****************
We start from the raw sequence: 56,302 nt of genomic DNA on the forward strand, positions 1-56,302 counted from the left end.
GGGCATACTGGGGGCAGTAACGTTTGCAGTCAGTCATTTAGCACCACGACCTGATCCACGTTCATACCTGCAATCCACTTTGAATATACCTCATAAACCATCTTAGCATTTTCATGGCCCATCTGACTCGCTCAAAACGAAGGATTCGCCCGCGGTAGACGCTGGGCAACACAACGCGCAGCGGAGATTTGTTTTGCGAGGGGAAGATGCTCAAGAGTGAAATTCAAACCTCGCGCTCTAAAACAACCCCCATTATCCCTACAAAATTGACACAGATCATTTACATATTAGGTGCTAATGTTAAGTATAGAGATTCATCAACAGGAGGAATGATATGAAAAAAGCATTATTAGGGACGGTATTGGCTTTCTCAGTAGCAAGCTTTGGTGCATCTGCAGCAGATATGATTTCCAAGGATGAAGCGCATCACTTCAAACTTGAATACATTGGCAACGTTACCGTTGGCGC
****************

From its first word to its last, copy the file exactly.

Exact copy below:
We start from the raw sequence: 56,302 nt of genomic DNA on the forward strand, positions 1-56,302 counted from the left end.
GGGCATACTGGGGGCAGTAACGTTTGCAGTCAGTCATTTAGCACCACGACCTGATCCACGTTCATACCTGCAATCCACTTTGAATATACCTCATAAACCATCTTAGCATTTTCATGGCCCATCTGACTCGCTCAAAACGAAGGATTCGCCCGCGGTAGACGCTGGGCAACACAACGCGCAGCGGAGATTTGTTTTGCGAGGGGAAGATGCTCAAGAGTGAAATTCAAACCTCGCGCTCTAAAACAACCCCCATTATCCCTACAAAATTGACACAGATCATTTACATATTAGGTGCTAATGTTAAGTATAGAGATTCATCAACAGGAGGAATGATATGAAAAAAGCATTATTAGGGACGGTATTGGCTTTCTCAGTAGCAAGCTTTGGTGCATCTGCAGCAGATATGATTTCCAAGGATGAAGCGCATCACTTCAAACTTGAATACATTGGCAACGTTACCGTTGGCGC